1. You are right. Violence only breeds violence, and tomorrows adults are today’s children. What do parents impart on a child by physical/verbal abuses? They only grow up thinking that such means are normal in eliciting an end. Its not a wonder to see angry, violent adults throughout history. Abuse may seem effective in a short term, but highly detrimental in the long term. Don’t take out your anger or frustration on a ‘small’ person. I believe that discipline is necessary, but not at the cost of “loss of innocence’ of a child. I’m sure almost all creeds do not condone such acts, but maybe as a LAST resort, if it comes to that. Islam, preaches patience and model behavior. The holy prophet Muhammed (PBUH) never raised a hand against anyone in his life, and was vehemently outspoken against any form of verbal abuse to ANYONE. However, muslim parents are instructed to ‘discipline’ their children in regards to performing salaat (prayer/ worship). Hadeeth no.0495 in book 2 of Sunan Abu Dawud states that children may be disciplined in regards to salaat (children should perform salaat at the age of 7, and must be disciplined to do so at the age of 10) Long gap from seven to ten eh? Sadly, most “muslim” parents are (intentionally) ignorant of this tradition, and beat the child at the first opportunity. I observe this to be more of out local customs rather than any particular creed of a parent. So, it is up to parents (if they really wish it) to understand the importance of imparting kindness, patience, and wisdom through non abusive methods. There is a saying in Tamil which translates: “A cat which knows the pain of fire, will not go near the stove.” i.e., let children learn to deal with the consequences of their actions early on, and teach them to see their errors and make them understand how important it is to learn from such mistakes. well, this is just my opinion… Hope anyone got it? 😉

    • thanks for dropping in and your opinion is always welcome! Love the stuff on Islam. Isn’t it interesting that our prophets, as in Muhammed and Jesus both were committed to non-violence, both role modeled this behaviour yet we have changed their teachings to justify our inability to live up to this standard.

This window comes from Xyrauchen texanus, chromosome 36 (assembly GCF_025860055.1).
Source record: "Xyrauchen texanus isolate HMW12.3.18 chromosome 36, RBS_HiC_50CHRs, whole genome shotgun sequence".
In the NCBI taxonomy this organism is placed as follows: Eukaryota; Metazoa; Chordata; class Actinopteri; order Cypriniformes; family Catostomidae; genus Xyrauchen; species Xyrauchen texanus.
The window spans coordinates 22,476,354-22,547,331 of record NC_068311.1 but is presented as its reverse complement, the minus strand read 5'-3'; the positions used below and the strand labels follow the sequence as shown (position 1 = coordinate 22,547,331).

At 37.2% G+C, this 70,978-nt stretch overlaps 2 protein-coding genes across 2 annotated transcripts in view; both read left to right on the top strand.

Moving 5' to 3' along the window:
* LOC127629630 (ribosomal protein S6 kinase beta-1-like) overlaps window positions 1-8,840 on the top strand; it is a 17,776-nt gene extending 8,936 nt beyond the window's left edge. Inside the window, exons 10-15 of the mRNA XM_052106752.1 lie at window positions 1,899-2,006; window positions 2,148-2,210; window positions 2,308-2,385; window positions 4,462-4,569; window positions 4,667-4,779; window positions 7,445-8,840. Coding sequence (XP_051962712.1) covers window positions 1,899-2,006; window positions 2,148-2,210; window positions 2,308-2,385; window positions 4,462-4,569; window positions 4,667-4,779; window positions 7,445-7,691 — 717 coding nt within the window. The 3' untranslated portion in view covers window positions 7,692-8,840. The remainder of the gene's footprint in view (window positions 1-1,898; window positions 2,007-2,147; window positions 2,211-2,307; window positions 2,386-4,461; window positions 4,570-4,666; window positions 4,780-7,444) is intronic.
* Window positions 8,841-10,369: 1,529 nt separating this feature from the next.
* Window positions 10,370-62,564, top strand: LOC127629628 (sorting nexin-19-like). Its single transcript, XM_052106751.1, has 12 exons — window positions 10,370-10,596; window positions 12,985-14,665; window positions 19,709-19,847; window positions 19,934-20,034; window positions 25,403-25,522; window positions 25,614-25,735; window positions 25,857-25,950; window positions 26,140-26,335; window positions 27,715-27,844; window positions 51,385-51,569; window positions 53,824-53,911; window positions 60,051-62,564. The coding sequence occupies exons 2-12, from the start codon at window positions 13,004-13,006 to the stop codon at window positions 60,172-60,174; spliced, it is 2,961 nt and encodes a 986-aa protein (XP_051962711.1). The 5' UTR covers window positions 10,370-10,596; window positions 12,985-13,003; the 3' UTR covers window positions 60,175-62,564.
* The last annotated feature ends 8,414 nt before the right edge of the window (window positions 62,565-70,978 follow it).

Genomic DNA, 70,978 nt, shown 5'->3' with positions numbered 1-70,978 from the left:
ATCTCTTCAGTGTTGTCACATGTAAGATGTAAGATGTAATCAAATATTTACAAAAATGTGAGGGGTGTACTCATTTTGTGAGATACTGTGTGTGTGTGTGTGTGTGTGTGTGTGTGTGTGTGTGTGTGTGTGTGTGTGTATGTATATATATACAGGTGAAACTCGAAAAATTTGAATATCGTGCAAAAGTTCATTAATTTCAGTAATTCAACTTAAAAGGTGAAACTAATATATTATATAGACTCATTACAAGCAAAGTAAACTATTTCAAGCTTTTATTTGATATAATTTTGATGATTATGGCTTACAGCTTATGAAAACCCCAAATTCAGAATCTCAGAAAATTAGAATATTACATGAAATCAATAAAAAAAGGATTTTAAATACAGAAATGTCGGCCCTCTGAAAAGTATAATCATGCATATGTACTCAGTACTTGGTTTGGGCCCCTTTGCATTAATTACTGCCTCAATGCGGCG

Role modeling is everything and I agree children need discipline. Personally I use the word ‘boundries’ as at least here in Australia, discipline is used in conjuction with the word punishment and thus carries the potential for violence.

  2. I’m also very very firmly in the Never Smack team. My friends though, tell me that’s because my eldest is an accepting, biddable child, and had I been blessed with a spirited/feisty/ornery one I’d be less sanctimonious. My younger son though is a hitter, which has upset me. He doesn’t see the behaviour at home.. he has a very placid nanny… so where did it come from? When he gets angry, he hits. His brother is his main target… but he’s also slogged away at me, his Dad and the nanny. We’ve always been very careful to repeat the “hitting is wrong,” message, and by bribery we’ve stopped his brother hitting back. And then, just today, for the first time, he lost his temper and took swipes at me that didn’t land. Wouldn’t it be great if it’s the beginning of the end of the hitting phase…

    • thanks for comming by and for your comments. Indeed you show the very problem…it is not easy to resist coercion through violence, indeed it is, as shown by your child, a very instinctual response.

      I wish you luck with your lads. My son when little was a hitter too. Its caused by lack of impulse control in kids. Together we learnt he had/has one of those tempers that goes kablooie and we have worked on him both taking control of this and finding healthier ways to express his frustration or get his needs met.

      Regarding other parents…how I related to your experiences! And really, though I tend to keep this one to myself, I find the more guilty parents feel about their own lack of impulse control towards their childrens behaviour the more they need to condemn those of us who refuse to give into such impulses!